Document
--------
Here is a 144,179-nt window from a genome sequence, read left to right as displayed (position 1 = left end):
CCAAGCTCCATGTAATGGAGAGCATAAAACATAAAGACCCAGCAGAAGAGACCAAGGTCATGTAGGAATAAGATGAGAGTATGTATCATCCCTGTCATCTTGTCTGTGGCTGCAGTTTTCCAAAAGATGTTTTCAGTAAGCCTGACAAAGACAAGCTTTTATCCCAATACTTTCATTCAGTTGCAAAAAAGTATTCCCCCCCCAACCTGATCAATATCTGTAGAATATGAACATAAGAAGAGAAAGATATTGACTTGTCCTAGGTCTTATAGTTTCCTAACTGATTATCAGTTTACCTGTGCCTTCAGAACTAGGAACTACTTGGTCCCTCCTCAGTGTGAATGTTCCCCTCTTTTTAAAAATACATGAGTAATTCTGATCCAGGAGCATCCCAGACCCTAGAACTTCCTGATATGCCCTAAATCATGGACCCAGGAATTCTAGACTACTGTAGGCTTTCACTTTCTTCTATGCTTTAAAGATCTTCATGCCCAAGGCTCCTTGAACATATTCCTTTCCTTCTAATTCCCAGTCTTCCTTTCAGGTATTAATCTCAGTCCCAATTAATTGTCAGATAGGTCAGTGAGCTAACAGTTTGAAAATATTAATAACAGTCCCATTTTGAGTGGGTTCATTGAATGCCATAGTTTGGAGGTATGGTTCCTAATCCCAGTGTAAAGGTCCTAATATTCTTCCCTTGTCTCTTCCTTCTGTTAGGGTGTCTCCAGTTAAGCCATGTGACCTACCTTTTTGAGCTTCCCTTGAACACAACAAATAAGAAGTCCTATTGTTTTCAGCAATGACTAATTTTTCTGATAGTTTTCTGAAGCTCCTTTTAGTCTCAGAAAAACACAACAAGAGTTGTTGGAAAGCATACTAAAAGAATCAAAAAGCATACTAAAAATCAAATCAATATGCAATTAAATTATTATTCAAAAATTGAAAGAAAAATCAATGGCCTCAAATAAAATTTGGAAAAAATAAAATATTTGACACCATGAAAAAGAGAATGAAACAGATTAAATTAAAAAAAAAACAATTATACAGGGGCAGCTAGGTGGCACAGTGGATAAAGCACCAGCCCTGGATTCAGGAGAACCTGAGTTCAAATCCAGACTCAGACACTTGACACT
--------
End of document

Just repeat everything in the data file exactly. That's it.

Here is a 144,179-nt window from a genome sequence, read left to right as displayed (position 1 = left end):
CCAAGCTCCATGTAATGGAGAGCATAAAACATAAAGACCCAGCAGAAGAGACCAAGGTCATGTAGGAATAAGATGAGAGTATGTATCATCCCTGTCATCTTGTCTGTGGCTGCAGTTTTCCAAAAGATGTTTTCAGTAAGCCTGACAAAGACAAGCTTTTATCCCAATACTTTCATTCAGTTGCAAAAAAGTATTCCCCCCCCAACCTGATCAATATCTGTAGAATATGAACATAAGAAGAGAAAGATATTGACTTGTCCTAGGTCTTATAGTTTCCTAACTGATTATCAGTTTACCTGTGCCTTCAGAACTAGGAACTACTTGGTCCCTCCTCAGTGTGAATGTTCCCCTCTTTTTAAAAATACATGAGTAATTCTGATCCAGGAGCATCCCAGACCCTAGAACTTCCTGATATGCCCTAAATCATGGACCCAGGAATTCTAGACTACTGTAGGCTTTCACTTTCTTCTATGCTTTAAAGATCTTCATGCCCAAGGCTCCTTGAACATATTCCTTTCCTTCTAATTCCCAGTCTTCCTTTCAGGTATTAATCTCAGTCCCAATTAATTGTCAGATAGGTCAGTGAGCTAACAGTTTGAAAATATTAATAACAGTCCCATTTTGAGTGGGTTCATTGAATGCCATAGTTTGGAGGTATGGTTCCTAATCCCAGTGTAAAGGTCCTAATATTCTTCCCTTGTCTCTTCCTTCTGTTAGGGTGTCTCCAGTTAAGCCATGTGACCTACCTTTTTGAGCTTCCCTTGAACACAACAAATAAGAAGTCCTATTGTTTTCAGCAATGACTAATTTTTCTGATAGTTTTCTGAAGCTCCTTTTAGTCTCAGAAAAACACAACAAGAGTTGTTGGAAAGCATACTAAAAGAATCAAAAAGCATACTAAAAATCAAATCAATATGCAATTAAATTATTATTCAAAAATTGAAAGAAAAATCAATGGCCTCAAATAAAATTTGGAAAAAATAAAATATTTGACACCATGAAAAAGAGAATGAAACAGATTAAATTAAAAAAAAAACAATTATACAGGGGCAGCTAGGTGGCACAGTGGATAAAGCACCAGCCCTGGATTCAGGAGAACCTGAGTTCAAATCCAGACTCAGACACTTGACACT